Specifically, higher heat causes more of the fungus’ transferable elements, or transposable genes, to get up and move around within the fungus’ DNA, leading to changes in the way its genes are used and regulated. The results appeared Jan. 20 in the Proceedings of the National Academy of Sciences.
“It is likely that these mobile elements contribute to adaptation in the environment and during injury,” said postdoctoral researcher Asia Josa, Ph.D. Molecular Genetics and Microbiology at Duke Medical School. “This can happen faster because heat stress speeds up the number of mutations that occur.”
This may ring a bell with viewers of HBO’s new series “The Last of Us,” in which a heat-adapted fungus is deposited that takes over humans and turns them into zombies. “This is exactly the kind of thing I’m talking about – except for the zombie part!” said Gossa, who just watched the first episode and who will be joining Duke College as an assistant professor later this year.
“These are not infectious diseases in the general sense; we don’t pass the fungus on to each other,” Jossa said. “But germs are in the air. We breathe in fungus spores all the time and our immune systems are equipped to fight them off.”
Fungal spores are usually larger than viruses, so your current stock of COVID-19 face masks is likely to be enough to stop them. That, and your body heat, for the moment.
“Fungal diseases are on the rise, largely due to more people with compromised immune systems or underlying health conditions,” said Ghosa. But at the same time, pathogenic fungi may adapt to warmer temperatures as well.
Working in the lab of Professor Su Jinx Robertson, Jossa led research that focused on three transposable elements that were particularly active under heat stress in C. deneoformans. She said another 25 or more easily transportable elements in those species could cluster.
Jossa said the team used “long-read” DNA sequencing to see changes that might otherwise have been missed. Computational analysis allowed them to identify transposons and then see how they moved. “We’ve now improved the tools to see these motions that were previously hidden in our blind spots.”
Heat stress accelerated mutations. After 800 generations of growth in the tested medium, the mutation rate of transposons was five times higher in fungi raised at body temperature (37 °C) than in fungi raised at 30 °C.
One transposable element, called T1, tended to insert itself among coding genes, which could lead to changes in the way genes are controlled. An element called Tcn12 often gets lost within a gene’s sequence, which can disrupt the function of that gene and potentially lead to drug resistance. And the third type, Cnl1, tends to land near the telomere sequence or at the ends of chromosomes, an effect Jossa said is not fully understood.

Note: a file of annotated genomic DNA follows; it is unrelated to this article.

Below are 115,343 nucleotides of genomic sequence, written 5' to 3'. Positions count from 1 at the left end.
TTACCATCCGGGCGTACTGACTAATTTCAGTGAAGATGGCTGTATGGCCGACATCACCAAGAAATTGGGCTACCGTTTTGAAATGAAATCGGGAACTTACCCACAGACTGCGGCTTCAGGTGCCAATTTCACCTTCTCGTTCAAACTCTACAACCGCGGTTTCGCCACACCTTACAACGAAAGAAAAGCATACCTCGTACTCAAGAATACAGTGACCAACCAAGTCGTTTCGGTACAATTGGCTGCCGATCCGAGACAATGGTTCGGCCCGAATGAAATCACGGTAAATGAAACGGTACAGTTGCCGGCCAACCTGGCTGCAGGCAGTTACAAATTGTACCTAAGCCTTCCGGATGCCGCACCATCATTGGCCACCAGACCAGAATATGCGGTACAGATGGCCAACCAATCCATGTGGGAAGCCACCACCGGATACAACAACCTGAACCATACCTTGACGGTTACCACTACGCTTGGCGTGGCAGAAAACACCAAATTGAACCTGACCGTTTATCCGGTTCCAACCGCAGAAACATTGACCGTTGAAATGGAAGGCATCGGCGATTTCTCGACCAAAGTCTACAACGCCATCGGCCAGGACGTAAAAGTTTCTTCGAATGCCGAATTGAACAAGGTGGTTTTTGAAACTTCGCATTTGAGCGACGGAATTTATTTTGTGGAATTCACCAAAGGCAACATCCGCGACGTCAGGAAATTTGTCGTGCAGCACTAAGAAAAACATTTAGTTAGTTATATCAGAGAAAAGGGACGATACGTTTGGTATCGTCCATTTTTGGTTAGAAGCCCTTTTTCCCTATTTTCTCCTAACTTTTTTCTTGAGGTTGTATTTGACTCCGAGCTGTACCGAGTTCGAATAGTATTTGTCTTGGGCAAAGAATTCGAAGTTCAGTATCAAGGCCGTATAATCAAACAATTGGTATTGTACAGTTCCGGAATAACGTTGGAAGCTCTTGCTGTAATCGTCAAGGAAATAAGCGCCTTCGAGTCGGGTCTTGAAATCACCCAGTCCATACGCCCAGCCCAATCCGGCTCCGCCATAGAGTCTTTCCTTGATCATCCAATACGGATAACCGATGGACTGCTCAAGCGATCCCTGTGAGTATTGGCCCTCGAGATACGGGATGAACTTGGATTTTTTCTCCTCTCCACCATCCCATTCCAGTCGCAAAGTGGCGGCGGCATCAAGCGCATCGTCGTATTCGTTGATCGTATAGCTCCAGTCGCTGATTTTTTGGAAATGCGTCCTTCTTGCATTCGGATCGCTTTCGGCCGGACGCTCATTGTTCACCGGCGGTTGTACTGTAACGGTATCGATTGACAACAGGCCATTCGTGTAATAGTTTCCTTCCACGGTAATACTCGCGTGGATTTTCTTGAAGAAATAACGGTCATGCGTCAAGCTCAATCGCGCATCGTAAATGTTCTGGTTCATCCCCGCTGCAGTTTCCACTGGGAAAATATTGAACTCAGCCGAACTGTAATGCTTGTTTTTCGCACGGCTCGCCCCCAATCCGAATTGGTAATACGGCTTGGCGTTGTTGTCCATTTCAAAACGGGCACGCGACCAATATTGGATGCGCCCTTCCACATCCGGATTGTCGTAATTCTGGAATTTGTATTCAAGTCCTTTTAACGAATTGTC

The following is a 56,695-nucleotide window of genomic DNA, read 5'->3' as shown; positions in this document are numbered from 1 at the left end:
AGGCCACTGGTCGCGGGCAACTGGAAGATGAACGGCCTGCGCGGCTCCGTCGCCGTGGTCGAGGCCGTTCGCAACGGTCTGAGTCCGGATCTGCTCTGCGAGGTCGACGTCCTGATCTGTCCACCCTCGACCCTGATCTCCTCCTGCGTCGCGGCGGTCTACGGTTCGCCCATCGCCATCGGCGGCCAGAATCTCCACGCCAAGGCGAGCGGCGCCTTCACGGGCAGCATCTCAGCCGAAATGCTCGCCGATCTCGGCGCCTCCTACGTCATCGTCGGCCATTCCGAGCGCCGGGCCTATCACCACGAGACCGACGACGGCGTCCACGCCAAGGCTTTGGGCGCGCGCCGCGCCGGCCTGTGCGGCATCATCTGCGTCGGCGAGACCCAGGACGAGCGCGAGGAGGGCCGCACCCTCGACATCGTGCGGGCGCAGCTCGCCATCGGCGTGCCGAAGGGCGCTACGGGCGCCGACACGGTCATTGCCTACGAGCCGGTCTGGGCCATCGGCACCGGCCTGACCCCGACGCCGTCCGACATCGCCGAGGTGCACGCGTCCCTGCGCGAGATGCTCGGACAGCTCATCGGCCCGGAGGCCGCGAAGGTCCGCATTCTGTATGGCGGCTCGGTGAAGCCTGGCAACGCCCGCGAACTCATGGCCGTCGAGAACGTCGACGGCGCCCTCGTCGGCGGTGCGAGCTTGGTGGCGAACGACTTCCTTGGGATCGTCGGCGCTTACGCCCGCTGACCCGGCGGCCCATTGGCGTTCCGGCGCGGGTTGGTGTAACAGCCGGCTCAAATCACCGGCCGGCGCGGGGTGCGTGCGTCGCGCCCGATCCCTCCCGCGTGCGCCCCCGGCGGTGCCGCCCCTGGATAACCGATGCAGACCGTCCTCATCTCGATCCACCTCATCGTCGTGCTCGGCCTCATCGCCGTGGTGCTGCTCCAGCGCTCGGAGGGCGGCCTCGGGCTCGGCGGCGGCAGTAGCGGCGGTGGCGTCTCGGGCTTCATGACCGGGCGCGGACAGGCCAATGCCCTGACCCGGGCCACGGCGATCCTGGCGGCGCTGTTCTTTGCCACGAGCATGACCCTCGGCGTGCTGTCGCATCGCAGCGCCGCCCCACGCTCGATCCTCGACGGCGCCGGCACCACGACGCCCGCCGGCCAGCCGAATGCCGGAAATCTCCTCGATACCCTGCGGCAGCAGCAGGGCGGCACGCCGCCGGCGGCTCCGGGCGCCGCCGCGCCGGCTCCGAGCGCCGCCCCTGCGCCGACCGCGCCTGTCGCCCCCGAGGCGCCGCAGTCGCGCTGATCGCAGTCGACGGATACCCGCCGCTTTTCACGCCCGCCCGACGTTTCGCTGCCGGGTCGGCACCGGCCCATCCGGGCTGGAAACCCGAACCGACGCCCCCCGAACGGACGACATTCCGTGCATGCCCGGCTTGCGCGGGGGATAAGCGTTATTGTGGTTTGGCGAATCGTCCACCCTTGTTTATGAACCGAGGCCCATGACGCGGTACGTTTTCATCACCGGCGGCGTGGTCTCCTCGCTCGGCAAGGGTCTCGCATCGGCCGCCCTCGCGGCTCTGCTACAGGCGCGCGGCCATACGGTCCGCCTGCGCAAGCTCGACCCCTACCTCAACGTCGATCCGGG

Mobilization of transposable elements also appears to be increased in fungi living in mice than in laboratory culture. “We saw evidence of the three transposable elements assembling in the fungus genome within just 10 days of infection in the mouse,” said Ghosa. The researchers believe that the additional challenges of surviving an animal with immune responses and other stressors may prompt the transposons to be more active.
“This is a fascinating study, showing how an increase in global temperature may affect the evolution of fungi in unexpected directions,” said Arturo Casadevall MD, chair of the Department of Molecular Microbiology and Immunology at Johns Hopkins University. “As the world warms, transposons in soil fungi like Cryptococcus neoformans could become more mobile and increase genetic changes in ways that could enhance virulence and drug resistance. There’s one more thing to worry about with global warming!”
Gusa’s work was supported by collaborations with Duke Labs, which also studies fungi, Joseph Heitman’s lab at the School of Medicine, and Paul Magwene’s lab at Trinity Arts & Sciences.
The next phase of this research will look at pathogens from human patients who have had recurrent fungal infections. “We know that this infection can persist and then come back with possible genetic changes.”
It’s time to get serious about pathogenic fungi, Gossa said. “These kinds of stress-triggered changes may contribute to the evolution of pathogenic traits in fungi both in the environment and during infection. They may be evolving faster than we expected.”
This research was supported by the National Institutes of Health (R35-GM118077, R21-AI133644, 5T32AI052080, 2T32AI052080, 1K99-AI166094-01, R01-AI039115-24, R01-AI050113-17, R01-AI133654-05)
Citation: “Genome-wide analysis of heat stress-stimulated movement of transposons in the human fungal pathogen Cryptococcus deneoformans”, Asia Jossa, Vikas Yadav, Colin Roth, Jonathan Williams, Evan Mel Schoes, Paul Maguen, Joseph Heitman, Su Jinx Robertson. Proceedings of the National Academy of Sciences, January 20, 2023. DOI: 10.1073/pnas.2209831120
Connected – https://www.pnas.org/doi/10.1073/pnas.2209831120